How Much Did It Cost the Hospital to Kill Charlie Gard?

Opinion   Jesi Smith   Aug 4, 2017   |   6:10PM    Washington, DC

Remember the good old days when the medical community used their time and money to wipe out disease not the patient? The strange and tragic case of baby Charlie Gard being sued by his own doctors so they could hold him hostage and end his life at the (not so) Great Ormond Street Hospital sickens the hearts of every loving, civilized mother and father. Who could have imagined those whose sole job it is to care for the sick would go to such drastic lengths to rob Charlie’s parents of any opportunity to seek out alternative treatment and even deny them the opportunity to take Charlie home for his final days on this earth?

Exactly how much did it cost to kill Charlie when one adds up the time, lawyer fees, publicity, and doctors testifying?

Would it have covered the alternative treatment his parents sought or even an ambulance ride home so he could breathe his last breath outside the presence of those who spent so much time and money to make sure he would die?  (Charlie’s parents, who had raised 1.3 million Pounds for Charlie’s treatment, recently pledged to donate it all to help sick children.) When did the good Dr. Jekyll who treats the sick and has compassion on the dying become the murderous and impatient Mr. Hyde? Both the British High Court and the European Court of Human Rights, to whom Charlie’s parents appealed to help their son, let the world know that killing is now an official hospital policy.

Let me get this straight, the medical community says you have an illness, declares that illness incurable, and if you do not die quickly enough, they hasten your death to prove their dire prediction was true. The one group the sick can turn to for help, the medical professionals, now are lobbying for legal restraints to be removed so that the medical worker can be the combined judge, jury, and executioner of the ill. The patient denied the basic status of protected citizen becomes a subhuman entity that can be denied basic human rights and be held prisoner in the hospital. This treatment is reminiscent of how the Japanese treated their own soldiers during WWII after battles, evacuating only the Japanese soldier who could walk away. The injured were expected to kill themselves.

The doctors, hospitals, and courts asked for the ridiculous — proof that experimental medicine would work on Charlie without allowing him the treatment. Every tried and true medication, surgery, or simple standard of care was considered experimental once — until it wasn’t. For example, imagine the same standard being applied to Florence Nightingale, a British native and medical pioneer. How could she prove that disease, which claimed more soldiers’ lives than actual wounds in the late 1800’s, would be significantly decreased with sanitation methods such as cleansing tools, patients, and linens…without ever letting her experiment with these sanitation standards?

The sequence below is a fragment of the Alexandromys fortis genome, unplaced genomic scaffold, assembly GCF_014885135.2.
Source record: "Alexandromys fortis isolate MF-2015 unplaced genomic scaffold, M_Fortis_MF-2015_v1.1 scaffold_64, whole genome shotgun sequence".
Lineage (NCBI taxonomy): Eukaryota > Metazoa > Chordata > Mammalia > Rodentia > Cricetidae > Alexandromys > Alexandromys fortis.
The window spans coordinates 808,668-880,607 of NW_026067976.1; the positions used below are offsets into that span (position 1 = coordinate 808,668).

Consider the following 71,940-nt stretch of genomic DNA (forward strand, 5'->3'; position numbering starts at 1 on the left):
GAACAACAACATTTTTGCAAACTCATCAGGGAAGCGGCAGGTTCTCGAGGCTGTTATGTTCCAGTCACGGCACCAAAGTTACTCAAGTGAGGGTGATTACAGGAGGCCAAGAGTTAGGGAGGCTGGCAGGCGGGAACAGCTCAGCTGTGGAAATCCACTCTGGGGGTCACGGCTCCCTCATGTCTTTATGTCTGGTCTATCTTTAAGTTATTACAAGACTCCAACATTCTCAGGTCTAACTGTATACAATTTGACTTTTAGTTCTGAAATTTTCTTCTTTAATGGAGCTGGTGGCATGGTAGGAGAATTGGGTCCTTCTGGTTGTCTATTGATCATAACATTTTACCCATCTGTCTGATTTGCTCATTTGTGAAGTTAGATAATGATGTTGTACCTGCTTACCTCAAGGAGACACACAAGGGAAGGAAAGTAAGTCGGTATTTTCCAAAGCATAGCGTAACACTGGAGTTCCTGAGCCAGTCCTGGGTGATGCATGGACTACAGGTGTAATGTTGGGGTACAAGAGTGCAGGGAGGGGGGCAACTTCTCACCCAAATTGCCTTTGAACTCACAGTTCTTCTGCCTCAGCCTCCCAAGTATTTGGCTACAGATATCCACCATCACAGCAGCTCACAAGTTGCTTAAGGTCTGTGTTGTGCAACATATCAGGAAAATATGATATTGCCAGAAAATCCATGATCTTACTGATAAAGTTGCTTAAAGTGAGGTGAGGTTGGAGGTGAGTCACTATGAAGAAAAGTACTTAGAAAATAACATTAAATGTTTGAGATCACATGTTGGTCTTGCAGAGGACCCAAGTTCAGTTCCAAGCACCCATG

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Pioneering new medical procedures has historically been an uphill battle, with new ideas being shunned until overwhelming evidence and pressure for its use demands it. The medical community is filled with its own stubborn bureaucracy and red tape that weigh comfortable standards and cost effectiveness against innovation and the life of the patient. With the increased technology, we now know what the medical community in the 1800’s did not and could not yet know at the time — that germs and infection were causing huge death rates. Proof has always come in medicine through application, thus the saying, ‘doctors practice medicine.’  No possible breakthroughs, cures, or effective standards of care can come through such absurd measures of proof before any medical trial. The science of medicine died with such impossible standards on the same day Charlie Gard died.

Those who do not have a family member with special needs may be shaken by the attitude of the medical community towards the sick and handicapped, but it is nothing new. It turns out that such cruelty is not rare.  The global campaign for the medical community to have the legal right to kill their patients, especially those deemed terminal, has been wide and pervasive…let’s call it a moral cancer. The removal of legal culpability for killing another human being spreads under the guise of compassion and stays hidden in its mission to be the death of human dignity. The cost of killing the sick is too high of a price for any society to pay.

Kindness, protection, and brotherly love for the poor, rich, sick, well, young, and old are carefully guarded actions of any good society. As the fictional character Captain James T. Kirk profoundly noted in the movie Star Trek Beyond, “Better to die saving lives, than to live taking them. That’s what I was born into.”

LifeNews Note: Jesi Smith and her husband Brad are pro-life speakers with Save The 1, from Rochester Hills, Michigan. Smith is a wife and mother to five children including one very special girl named Faith.  Learn more at www.keepingourfaith.com.”